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Discussion Starter · #1 ·
After installing Konis on the front, I was taking the wheel back off to adjust the toe and I had a lug nut come about half the way off and it froze up. when I applied a little more force the lug started turning in the hub so the splines must have spun or torn loose. The lug is mounted in the disc hub. I can't pull the wheel and hub off as one because the spindle dust cap is behind the wheel center cap which goes in from behind. Any ideas on how to get the lug nut off?
Thanks
Tom
 

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I had this happen on my irs rear and it was a bitch, but I finally got it off. I'm not sure what to do in the case of a front except for slowly drilling out the stud a little at a time. Just be sure the first drill starts smack in the center. Good luck.
 

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I'm a son of a Firestone dealer, veteran of many stripped lugs, spinning studs, etc..

First, why did it happen after threading on a few threads while not cross threaded?

Many times the studs threads will grab some aluminum from your wheel if not careful de-mounting and re-mounting it on the hub. This causes the lug nut to thread on first few threads fine, THEN it will jam up like using powdered aluminum lock-tite, either right away, or at your next tire rotation, etc...

One of my favorite, fastest tricks, depends on if you have room around the lug nuts to break the stud off.

If you have room, here's how.

Tighten the rest of the nuts, put the car on the ground in gear with P-brake on so it won't roll, place a good tight fitting deep socket on the nut as far as it will go, add a long 1/2" extention, and stand on it. Then pull up, back and forth, usually only takes a couple flips and it will snap the stud right off.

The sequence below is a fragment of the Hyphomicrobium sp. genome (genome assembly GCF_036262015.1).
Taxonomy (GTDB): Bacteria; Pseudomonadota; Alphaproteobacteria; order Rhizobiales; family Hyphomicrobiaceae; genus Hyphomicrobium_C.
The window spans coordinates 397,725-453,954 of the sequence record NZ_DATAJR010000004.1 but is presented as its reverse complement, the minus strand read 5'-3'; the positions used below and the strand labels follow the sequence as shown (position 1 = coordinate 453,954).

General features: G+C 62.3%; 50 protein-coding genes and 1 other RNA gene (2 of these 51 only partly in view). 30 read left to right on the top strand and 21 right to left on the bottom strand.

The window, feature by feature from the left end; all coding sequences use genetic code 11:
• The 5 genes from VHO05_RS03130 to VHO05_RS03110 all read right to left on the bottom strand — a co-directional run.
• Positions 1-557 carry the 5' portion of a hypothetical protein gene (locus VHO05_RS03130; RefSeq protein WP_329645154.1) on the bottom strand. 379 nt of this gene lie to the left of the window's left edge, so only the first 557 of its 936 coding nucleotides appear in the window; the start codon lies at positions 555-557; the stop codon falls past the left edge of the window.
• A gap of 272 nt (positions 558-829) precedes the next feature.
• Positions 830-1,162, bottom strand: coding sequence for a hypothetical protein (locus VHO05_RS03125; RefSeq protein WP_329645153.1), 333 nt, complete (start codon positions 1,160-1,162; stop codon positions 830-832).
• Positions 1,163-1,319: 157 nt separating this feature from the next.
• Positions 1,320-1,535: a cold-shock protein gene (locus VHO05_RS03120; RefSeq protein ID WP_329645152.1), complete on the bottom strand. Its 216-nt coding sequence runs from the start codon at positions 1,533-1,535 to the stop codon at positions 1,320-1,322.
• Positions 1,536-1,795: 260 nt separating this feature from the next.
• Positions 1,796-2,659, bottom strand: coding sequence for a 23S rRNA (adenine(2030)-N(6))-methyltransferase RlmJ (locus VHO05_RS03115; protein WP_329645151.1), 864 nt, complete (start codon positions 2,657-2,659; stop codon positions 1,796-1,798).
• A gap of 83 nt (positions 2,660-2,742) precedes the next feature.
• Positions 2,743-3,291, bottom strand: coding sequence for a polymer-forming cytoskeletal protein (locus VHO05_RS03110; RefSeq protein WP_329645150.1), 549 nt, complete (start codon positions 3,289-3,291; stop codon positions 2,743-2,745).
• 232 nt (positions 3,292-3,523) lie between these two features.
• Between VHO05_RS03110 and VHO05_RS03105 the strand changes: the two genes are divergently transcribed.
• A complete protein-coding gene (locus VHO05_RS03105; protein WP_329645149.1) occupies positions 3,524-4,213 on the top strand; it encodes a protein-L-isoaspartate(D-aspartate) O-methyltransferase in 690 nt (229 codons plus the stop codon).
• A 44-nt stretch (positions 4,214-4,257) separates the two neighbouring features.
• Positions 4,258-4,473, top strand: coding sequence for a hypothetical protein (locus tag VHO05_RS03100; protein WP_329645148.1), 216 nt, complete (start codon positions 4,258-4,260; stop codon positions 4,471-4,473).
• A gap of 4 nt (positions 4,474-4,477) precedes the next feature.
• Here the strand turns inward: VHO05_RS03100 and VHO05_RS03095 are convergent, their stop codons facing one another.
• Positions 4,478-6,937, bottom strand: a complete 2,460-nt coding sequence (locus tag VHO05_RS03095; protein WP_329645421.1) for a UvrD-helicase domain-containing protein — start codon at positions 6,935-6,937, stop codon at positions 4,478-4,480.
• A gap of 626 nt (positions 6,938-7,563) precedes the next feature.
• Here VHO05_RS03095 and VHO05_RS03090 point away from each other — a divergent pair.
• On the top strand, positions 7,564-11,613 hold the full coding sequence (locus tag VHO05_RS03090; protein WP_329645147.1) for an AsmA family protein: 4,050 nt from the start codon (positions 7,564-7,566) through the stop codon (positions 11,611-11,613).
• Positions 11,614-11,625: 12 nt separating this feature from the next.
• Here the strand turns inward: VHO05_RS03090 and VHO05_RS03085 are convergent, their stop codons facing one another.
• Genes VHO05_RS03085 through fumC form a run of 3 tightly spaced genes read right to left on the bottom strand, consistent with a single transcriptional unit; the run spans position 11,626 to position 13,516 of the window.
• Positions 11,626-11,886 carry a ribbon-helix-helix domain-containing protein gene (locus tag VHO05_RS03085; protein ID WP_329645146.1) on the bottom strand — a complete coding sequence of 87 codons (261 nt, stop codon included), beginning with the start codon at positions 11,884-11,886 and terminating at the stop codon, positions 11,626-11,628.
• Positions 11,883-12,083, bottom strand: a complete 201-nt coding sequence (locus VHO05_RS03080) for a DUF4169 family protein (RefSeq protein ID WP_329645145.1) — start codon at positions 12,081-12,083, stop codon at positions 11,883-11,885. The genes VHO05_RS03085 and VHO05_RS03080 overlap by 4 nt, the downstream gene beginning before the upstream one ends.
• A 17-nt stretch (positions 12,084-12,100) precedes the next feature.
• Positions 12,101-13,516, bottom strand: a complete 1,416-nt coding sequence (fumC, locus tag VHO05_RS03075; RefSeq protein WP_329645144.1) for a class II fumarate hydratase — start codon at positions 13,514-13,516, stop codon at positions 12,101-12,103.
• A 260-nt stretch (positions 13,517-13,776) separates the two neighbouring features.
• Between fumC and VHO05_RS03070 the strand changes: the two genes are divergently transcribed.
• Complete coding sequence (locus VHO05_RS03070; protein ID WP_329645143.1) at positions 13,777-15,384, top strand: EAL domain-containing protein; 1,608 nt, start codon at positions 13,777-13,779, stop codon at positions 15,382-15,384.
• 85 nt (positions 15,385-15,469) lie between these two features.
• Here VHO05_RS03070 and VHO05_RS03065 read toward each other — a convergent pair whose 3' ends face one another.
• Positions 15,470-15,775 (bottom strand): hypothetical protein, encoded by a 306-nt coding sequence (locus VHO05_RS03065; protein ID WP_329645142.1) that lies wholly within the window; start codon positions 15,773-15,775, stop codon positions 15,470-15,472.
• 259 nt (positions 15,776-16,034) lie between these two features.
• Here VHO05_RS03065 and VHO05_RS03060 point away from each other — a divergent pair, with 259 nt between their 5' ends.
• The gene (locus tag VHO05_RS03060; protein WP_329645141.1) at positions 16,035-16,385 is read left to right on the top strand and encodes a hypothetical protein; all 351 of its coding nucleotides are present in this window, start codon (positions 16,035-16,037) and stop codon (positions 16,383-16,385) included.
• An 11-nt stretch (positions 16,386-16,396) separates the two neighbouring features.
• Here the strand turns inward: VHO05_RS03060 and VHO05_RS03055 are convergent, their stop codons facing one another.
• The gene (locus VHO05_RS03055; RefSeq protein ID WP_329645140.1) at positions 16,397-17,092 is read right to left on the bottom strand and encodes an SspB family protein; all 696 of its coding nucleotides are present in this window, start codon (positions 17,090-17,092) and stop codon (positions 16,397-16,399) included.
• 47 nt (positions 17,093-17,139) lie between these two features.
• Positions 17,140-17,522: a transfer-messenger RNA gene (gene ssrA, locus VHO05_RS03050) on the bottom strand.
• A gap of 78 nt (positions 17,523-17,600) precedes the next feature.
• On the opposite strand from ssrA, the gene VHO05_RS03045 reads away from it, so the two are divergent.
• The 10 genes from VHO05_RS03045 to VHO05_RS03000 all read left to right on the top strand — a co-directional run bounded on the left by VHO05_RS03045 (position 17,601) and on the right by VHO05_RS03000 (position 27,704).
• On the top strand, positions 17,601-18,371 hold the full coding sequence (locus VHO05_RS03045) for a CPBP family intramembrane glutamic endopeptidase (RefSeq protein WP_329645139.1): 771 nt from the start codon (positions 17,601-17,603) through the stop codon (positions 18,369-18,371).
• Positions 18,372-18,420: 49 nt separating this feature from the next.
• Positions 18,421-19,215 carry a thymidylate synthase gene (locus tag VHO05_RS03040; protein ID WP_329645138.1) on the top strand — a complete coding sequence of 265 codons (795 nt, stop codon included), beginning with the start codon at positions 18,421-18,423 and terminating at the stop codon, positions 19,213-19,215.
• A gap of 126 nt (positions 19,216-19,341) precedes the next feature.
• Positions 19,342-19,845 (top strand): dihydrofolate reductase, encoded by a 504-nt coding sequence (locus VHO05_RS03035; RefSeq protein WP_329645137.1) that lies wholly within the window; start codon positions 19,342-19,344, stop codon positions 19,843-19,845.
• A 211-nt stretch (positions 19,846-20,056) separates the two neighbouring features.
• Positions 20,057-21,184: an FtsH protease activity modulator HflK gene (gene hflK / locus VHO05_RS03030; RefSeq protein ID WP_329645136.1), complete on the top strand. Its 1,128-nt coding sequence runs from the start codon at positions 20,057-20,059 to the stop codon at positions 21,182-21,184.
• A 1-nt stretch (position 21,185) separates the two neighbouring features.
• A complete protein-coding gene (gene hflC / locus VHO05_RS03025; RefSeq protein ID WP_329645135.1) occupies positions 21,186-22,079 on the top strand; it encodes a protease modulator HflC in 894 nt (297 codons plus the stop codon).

Down-side, depending on how close the offending nut is to the wheel (that's why you tighten the other lugs) it may tweak/dent the tapered lug seat on an alloy wheel, or dent/damage the adjacent portion of a three dimensional wheel design (like ours), so use this method at your own descression.

Otherwise, the drilling out the stud is a good method, but time consuming.

NOW, if the stud was spinning in the hub, did the stud hole get damaged to the point a new stud will not press fit tight enough?

If not too bad, you could swedge the hole with a hammer and chisel until it's hard to get the stud in again, and use lock-tite. Or have a new stud welded in, or replace the hub. Every case is different.

If the hub is OK, replacing the stud is easy, especially if there is room behind the hub to do it on the car. Pop it thru with a big hammer and punch, then pull the new one in with a impact gun, and an open lug nut flat side to hub, with a couple greased washers as thrust washers. Just make sure it's pulled all the way in, and the stud's flange is flush with the back of the hub.


Good luck, and please post your resolution.
 

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^^ Nice trick! Thanks for the insight. Hopefully the stud isn't so loose it just wiggles up & down..